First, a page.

Apple inks Ping trademark deal with golf gear maker
Orange Ping sticks to sweet stuff
Apple cleared the use of the word Ping with golf company PING before using the name for its new Web2.0 music look-up feature in iTunes.
PING’s parent company, Karsten Manufacturing Corp, released an opportunistic statement yesterday, after Apple boss Steve Jobs announced the arrival of Ping.
Apple inked a trademark agreement with PING because the golf vendor owns trademark rights on the word for social networking and other online services.
Financial terms of the deal between the two firms were kept secret, however.
Cupertino, arguably uncharacteristically, approached PING in advance of releasing its latest music service to head off any lawsuits.
In fact the various 'mark records over at the US patent and trademark office show some interesting and, dare we say, non-golf related activity around ownership of the word, with relevant filings posted in April this year by Karsten.
“Computer services, namely, providing search platforms to allow users to request content from and receive content to a mobile device or a computer; Providing user-defined generated content and content of others automatically selected and customised based on the known or estimated geographical location of a user; all of the foregoing marketed to consumers and consumer retailers,” reads one such filing dated 8 April.
Apple is of course well accustomed to trademark spats, and Jobs takes pleasure in reminding anyone that cares to listen that the “i” prefix really ought to belong only to Cupertino-derived goods.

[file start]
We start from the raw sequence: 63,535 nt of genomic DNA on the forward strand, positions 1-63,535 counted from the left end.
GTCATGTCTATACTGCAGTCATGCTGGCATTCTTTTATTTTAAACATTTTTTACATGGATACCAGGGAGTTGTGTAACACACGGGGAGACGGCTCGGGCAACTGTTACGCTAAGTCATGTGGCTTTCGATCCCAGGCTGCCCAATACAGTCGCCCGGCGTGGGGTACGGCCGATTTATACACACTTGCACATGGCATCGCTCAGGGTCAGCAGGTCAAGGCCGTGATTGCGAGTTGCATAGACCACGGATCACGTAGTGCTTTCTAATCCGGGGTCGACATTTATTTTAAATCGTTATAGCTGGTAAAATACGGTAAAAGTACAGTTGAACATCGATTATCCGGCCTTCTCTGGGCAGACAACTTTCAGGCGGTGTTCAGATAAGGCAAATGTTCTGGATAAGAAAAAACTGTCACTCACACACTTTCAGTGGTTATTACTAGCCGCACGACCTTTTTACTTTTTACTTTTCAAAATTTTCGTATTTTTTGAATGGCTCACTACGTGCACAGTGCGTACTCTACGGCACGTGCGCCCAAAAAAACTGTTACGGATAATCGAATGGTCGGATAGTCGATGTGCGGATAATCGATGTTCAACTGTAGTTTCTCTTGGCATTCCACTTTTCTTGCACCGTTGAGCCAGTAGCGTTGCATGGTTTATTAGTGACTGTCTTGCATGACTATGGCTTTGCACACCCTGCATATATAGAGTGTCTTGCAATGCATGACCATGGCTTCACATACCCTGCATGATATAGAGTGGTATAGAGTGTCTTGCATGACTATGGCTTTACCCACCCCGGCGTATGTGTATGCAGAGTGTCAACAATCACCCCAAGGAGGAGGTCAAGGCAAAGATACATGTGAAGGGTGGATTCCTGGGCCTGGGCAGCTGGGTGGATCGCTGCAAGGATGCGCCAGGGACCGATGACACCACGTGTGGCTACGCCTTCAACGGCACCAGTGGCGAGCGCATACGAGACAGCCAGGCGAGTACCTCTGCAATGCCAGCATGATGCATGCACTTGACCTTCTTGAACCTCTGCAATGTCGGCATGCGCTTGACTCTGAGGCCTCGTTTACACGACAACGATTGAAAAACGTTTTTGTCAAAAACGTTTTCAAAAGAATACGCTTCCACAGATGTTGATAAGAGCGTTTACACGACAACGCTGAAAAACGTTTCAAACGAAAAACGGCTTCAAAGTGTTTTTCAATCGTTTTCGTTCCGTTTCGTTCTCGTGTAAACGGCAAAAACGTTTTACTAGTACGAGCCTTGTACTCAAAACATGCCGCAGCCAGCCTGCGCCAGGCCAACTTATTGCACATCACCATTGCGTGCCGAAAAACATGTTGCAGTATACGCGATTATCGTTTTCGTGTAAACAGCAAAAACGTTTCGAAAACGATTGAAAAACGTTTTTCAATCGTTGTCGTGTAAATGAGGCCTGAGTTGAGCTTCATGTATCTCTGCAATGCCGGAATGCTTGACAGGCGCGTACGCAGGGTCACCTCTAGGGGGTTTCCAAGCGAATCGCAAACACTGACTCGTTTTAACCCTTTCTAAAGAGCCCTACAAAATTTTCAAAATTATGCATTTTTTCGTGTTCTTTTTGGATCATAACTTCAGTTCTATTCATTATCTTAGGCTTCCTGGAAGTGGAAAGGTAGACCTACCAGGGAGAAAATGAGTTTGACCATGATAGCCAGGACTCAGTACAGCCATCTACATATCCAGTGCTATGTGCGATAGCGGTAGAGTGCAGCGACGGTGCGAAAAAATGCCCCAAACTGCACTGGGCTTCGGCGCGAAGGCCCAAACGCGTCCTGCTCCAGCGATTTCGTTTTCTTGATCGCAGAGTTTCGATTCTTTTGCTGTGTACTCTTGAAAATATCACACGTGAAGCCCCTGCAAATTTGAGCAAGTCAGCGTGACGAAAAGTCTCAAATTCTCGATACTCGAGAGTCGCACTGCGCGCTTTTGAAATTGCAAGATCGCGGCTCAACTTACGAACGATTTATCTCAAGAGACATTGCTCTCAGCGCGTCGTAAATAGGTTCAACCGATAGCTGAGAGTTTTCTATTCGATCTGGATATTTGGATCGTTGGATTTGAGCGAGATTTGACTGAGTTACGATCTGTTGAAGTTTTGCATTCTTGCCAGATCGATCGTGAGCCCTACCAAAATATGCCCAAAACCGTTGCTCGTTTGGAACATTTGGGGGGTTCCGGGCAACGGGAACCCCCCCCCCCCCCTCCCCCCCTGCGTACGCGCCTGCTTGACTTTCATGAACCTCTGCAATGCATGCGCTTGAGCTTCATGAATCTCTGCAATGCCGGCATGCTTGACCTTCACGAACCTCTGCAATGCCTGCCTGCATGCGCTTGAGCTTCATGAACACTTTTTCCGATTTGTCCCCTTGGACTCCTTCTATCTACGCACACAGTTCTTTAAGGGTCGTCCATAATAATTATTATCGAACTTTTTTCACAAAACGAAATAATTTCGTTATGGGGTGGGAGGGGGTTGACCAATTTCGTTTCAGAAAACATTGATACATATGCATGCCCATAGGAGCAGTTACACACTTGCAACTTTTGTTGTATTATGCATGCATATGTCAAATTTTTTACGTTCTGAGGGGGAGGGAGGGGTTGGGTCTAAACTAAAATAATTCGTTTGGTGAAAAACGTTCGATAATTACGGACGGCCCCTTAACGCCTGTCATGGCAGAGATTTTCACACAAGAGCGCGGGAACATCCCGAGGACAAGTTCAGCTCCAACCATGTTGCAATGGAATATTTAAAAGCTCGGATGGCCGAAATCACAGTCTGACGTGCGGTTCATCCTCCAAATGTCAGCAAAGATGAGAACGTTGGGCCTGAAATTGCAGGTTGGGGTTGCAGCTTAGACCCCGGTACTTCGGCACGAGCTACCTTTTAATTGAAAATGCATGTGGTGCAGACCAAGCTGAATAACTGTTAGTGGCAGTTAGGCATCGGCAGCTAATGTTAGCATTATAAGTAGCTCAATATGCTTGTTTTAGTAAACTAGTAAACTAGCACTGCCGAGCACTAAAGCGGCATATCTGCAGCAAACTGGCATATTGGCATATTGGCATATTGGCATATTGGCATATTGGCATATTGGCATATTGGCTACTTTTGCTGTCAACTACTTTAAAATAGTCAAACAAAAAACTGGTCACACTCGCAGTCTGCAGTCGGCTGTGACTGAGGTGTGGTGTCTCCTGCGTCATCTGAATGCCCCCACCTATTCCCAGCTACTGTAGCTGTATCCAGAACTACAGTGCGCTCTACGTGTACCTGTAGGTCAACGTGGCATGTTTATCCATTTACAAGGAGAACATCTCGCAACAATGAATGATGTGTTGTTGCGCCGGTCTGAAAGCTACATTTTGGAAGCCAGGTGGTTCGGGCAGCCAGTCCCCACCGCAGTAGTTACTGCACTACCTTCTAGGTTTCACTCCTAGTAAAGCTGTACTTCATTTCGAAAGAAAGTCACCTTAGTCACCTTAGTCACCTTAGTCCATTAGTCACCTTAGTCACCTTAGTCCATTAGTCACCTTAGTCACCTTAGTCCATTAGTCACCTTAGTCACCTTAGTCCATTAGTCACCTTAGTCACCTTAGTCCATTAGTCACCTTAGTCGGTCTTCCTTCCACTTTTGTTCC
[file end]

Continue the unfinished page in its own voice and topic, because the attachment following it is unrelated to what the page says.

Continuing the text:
Indeed, the iPhone maker took a few months to convince Fujitsu to legally transfer ownership of the iPad trademark to Apple.
But what Stevie wants, Stevie – more often than not – gets.
No wonder then, that PING has joined the love-in. Undoubtedly a tasty cash buffer would have helped that particular partnership hit a hole-in-one.
We at Vulture Central think its fair to say that UK-based Orange Ping (geddit?) won’t be throwing a sueball at Apple Ping anytime soon. Asda supermarket owns the trademark to that particular name.
Orange Ping, if you’re wondering, is a sugary confectionery that – apparently – has no desire to plug directly into your barely beating Web2.0 heart.
Ping through the (computer) ages
The word Ping has quite an illustrious history in the world of networked computers and the arrival of the interwebs on Planet Earth.
Arguably it's an over-used term possessing both sporty and techy overtones, so Apple's decision to adopt it for its latest iTunes-happy music service might be considered by some as a bit lazy.
Readers with long memories will of course recall freeware network tool PING, which was developed in 1983 by Mike Muuss - a senior scientist at the US Army Research Lab in Maryland. He specialised in geometric modelling, virtual reality, digital networks and operating systems.
"I named it after the sound that a sonar makes, inspired by the whole principle of echo-location," Muuss explained.
"In college I'd done a lot of modeling of sonar and radar systems, so the 'Cyberspace' analogy seemed very apt. It's exactly the same paradigm applied to a new problem domain: ping uses timed IP/ICMP ECHO_REQUEST and ECHO_REPLY packets to probe the 'distance' to the target machine."
Muuss sadly died in a car crash in 2000, but his Ping source code lives on, having been ported to systems such as MS Windows 95 and Windows NT way back when.
Ping has of course also featured in works of fiction and cartoons. There's the Swiss stop motion animation Pingu, and The Story about Ping, which tells the tale of a duck alone on the Yangtze river.
Any of these names could have inspired Jobs to use the Ping name in his latest Apple strategy boutique pontification.
But we'll leave you with the words of the somewhat obscure late 80s Irish Band Sultans of Ping FC, whose most famous song you can now presumably share with others on iTunes Ping.
"Dancing in the disco, bumper to bumper / Wait a minute, where's me jumper? / Where's me jumper? Where's me jumper? / Where's me jumper? Where's me jumper?..." ®